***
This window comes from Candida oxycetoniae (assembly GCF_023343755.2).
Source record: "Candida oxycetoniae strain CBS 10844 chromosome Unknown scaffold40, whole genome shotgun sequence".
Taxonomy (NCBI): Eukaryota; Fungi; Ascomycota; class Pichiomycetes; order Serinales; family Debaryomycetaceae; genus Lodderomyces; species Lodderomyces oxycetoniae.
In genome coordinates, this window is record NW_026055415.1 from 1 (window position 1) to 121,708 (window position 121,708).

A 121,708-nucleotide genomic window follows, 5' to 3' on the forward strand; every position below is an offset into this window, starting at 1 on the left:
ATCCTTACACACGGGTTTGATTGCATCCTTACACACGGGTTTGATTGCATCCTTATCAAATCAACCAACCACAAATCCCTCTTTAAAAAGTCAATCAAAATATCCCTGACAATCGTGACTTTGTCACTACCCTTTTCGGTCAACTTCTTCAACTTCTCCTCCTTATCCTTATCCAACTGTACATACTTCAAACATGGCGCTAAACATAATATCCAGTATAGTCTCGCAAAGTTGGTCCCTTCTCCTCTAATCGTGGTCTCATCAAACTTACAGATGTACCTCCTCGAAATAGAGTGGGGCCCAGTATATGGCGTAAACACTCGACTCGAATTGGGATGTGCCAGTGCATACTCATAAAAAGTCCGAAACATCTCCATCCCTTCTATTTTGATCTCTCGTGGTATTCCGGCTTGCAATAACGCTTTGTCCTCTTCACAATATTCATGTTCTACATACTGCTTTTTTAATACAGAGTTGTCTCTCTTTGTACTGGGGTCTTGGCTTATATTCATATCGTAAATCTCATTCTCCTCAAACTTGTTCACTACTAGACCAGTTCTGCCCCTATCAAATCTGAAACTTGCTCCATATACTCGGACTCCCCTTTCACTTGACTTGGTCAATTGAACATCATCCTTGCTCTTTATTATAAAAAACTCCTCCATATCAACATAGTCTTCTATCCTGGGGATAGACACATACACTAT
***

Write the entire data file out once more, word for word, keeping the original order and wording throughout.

This window comes from Candida oxycetoniae (assembly GCF_023343755.2).
Source record: "Candida oxycetoniae strain CBS 10844 chromosome Unknown scaffold40, whole genome shotgun sequence".
Taxonomy (NCBI): Eukaryota; Fungi; Ascomycota; class Pichiomycetes; order Serinales; family Debaryomycetaceae; genus Lodderomyces; species Lodderomyces oxycetoniae.
In genome coordinates, this window is record NW_026055415.1 from 1 (window position 1) to 121,708 (window position 121,708).

A 121,708-nucleotide genomic window follows, 5' to 3' on the forward strand; every position below is an offset into this window, starting at 1 on the left:
ATCCTTACACACGGGTTTGATTGCATCCTTACACACGGGTTTGATTGCATCCTTATCAAATCAACCAACCACAAATCCCTCTTTAAAAAGTCAATCAAAATATCCCTGACAATCGTGACTTTGTCACTACCCTTTTCGGTCAACTTCTTCAACTTCTCCTCCTTATCCTTATCCAACTGTACATACTTCAAACATGGCGCTAAACATAATATCCAGTATAGTCTCGCAAAGTTGGTCCCTTCTCCTCTAATCGTGGTCTCATCAAACTTACAGATGTACCTCCTCGAAATAGAGTGGGGCCCAGTATATGGCGTAAACACTCGACTCGAATTGGGATGTGCCAGTGCATACTCATAAAAAGTCCGAAACATCTCCATCCCTTCTATTTTGATCTCTCGTGGTATTCCGGCTTGCAATAACGCTTTGTCCTCTTCACAATATTCATGTTCTACATACTGCTTTTTTAATACAGAGTTGTCTCTCTTTGTACTGGGGTCTTGGCTTATATTCATATCGTAAATCTCATTCTCCTCAAACTTGTTCACTACTAGACCAGTTCTGCCCCTATCAAATCTGAAACTTGCTCCATATACTCGGACTCCCCTTTCACTTGACTTGGTCAATTGAACATCATCCTTGCTCTTTATTATAAAAAACTCCTCCATATCAACATAGTCTTCTATCCTGGGGATAGACACATACACTAT